While all adolescents are facing developmental issues, same-sex oriented youth must negotiate all the “normal” trials of growing up along with family, societal, and peer disapproval… sometimes violence and outright discrimination.
Counselling gay and lesbian individuals and couples sometimes requires specialised information and experience.
Anyone questioning their sexuality requires careful counselling from counsellors who are experienced in this area. Counsellors must come to terms with their own feelings and reactions to homosexuality, have processes to enact when talking with people having these issues and have the skills to deal with clients who are facing ridicule, contempt and prejudice from their peer groups and families.
… coming out … being out …
Counselling gay and lesbian people of all ages requires tact, deep understanding and a clear picture of politico-societal influences affecting this minority group.
This does not mean the counsellor has to be homosexual, but sometimes it helps. The degree of self-loathing and internalised homophobia homosexually oriented people often deal with on a daily basis sometimes means anyone helping them must be fully aware of this.
The way we use language, the words we use and the meanings we give to those words all influence how we are in the world. When a gay or lesbian person is asked if they are getting married the internal response is often one of despair.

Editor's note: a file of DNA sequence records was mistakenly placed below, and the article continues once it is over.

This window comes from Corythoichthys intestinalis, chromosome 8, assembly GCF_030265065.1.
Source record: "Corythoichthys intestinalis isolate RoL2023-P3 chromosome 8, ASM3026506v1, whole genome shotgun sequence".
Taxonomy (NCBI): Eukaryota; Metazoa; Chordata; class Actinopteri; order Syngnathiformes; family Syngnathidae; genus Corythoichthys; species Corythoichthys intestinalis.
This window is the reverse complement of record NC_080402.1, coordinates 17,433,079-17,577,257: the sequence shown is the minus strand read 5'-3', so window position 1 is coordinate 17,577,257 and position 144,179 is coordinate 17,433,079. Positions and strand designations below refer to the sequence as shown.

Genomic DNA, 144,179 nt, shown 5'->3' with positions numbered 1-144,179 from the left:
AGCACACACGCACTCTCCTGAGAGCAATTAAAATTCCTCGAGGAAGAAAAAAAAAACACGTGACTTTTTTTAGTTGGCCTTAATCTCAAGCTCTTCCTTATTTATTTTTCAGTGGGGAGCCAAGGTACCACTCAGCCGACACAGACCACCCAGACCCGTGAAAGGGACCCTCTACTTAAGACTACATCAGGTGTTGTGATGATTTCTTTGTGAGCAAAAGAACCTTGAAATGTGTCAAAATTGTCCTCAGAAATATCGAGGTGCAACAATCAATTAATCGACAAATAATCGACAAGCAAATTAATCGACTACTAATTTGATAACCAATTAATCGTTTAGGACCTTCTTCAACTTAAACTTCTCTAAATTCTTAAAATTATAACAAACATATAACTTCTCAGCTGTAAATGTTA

This feeling is played out in so many ways — difficulty forming and keeping relationships, lack of career goal, work relationships poor, cutting off from family and friends, moving houses and cities because of this cut-off.
This is one issue that weighs heavily on people whose sexuality is oriented to members of the same sex. Imagine being told you most intimate relationship is not worthy of societal approval. Parents of children who are experiencing these issues can benefit from counselling to help the coming out process.
A love story, a story full of romance and adventure, meaningful and true about love for all of us, a human story, as Ang Lee reportedly said at the Golden Globe awards… “You can never categorise or stereotype a region or a place… “People fall in love, period… This is a universal story … I just wanted to make a love story.”
Gay romance, a story about two homosexual men…
Some things require specialised counselling. Annie Proulx commented in a question-and-answer session after a screening of Brokeback Mountain (taken from her short story set in 1963, first published in The New Yorker in 1997) —
“The story began in 1963,” said a woman from the audience. “Do you think things are better now, in terms of attitudes?”
“I wish,” Proulx said. “But one year after the story was published, Matthew Shepard was killed less than 48 kilometres from where I live. I was called to be on the jury for one of the killers.
Source: Sydney Morning Herald
“The last two sequences of the film are two of the best scenes in American cinema in many years and, indeed, this may be the love story of its generation…” “(Ang) Lee.. allows us to understand the friendship and love that Ennis and Jack have for one another and he also allows us to understand how their behaviour affects their women…”
David Stratton, Weekend Australian, January 28-29, 2006.
“To Ennis and Jack, Brokeback Mountain is their own planet, remembered as the first and last place where they could be themselves. And the rest of their lives is a dream about the improbability of finding it again. Lee and his collaborators have tapped into Proulx’s story without missing a single sad, delicate nuance.”
Sandra Lee, Arts and Entertainment, Sydney Morning Herald, Thursday January 26, 2006